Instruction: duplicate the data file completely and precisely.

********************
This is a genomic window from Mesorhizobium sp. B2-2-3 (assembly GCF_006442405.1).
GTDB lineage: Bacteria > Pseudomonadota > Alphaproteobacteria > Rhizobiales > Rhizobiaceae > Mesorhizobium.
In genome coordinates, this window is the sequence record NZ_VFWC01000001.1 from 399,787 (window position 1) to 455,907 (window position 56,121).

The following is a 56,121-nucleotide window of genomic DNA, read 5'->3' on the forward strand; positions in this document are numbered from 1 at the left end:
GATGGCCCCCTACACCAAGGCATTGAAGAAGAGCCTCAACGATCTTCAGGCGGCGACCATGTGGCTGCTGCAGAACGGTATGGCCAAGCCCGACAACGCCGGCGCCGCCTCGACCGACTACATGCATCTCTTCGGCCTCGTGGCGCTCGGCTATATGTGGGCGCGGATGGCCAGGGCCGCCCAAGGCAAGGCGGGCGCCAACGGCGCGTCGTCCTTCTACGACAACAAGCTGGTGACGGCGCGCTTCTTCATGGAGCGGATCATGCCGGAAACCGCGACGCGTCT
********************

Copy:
This is a genomic window from Mesorhizobium sp. B2-2-3 (assembly GCF_006442405.1).
GTDB lineage: Bacteria > Pseudomonadota > Alphaproteobacteria > Rhizobiales > Rhizobiaceae > Mesorhizobium.
In genome coordinates, this window is the sequence record NZ_VFWC01000001.1 from 399,787 (window position 1) to 455,907 (window position 56,121).

The following is a 56,121-nucleotide window of genomic DNA, read 5'->3' on the forward strand; positions in this document are numbered from 1 at the left end:
GATGGCCCCCTACACCAAGGCATTGAAGAAGAGCCTCAACGATCTTCAGGCGGCGACCATGTGGCTGCTGCAGAACGGTATGGCCAAGCCCGACAACGCCGGCGCCGCCTCGACCGACTACATGCATCTCTTCGGCCTCGTGGCGCTCGGCTATATGTGGGCGCGGATGGCCAGGGCCGCCCAAGGCAAGGCGGGCGCCAACGGCGCGTCGTCCTTCTACGACAACAAGCTGGTGACGGCGCGCTTCTTCATGGAGCGGATCATGCCGGAAACCGCGACGCGTCT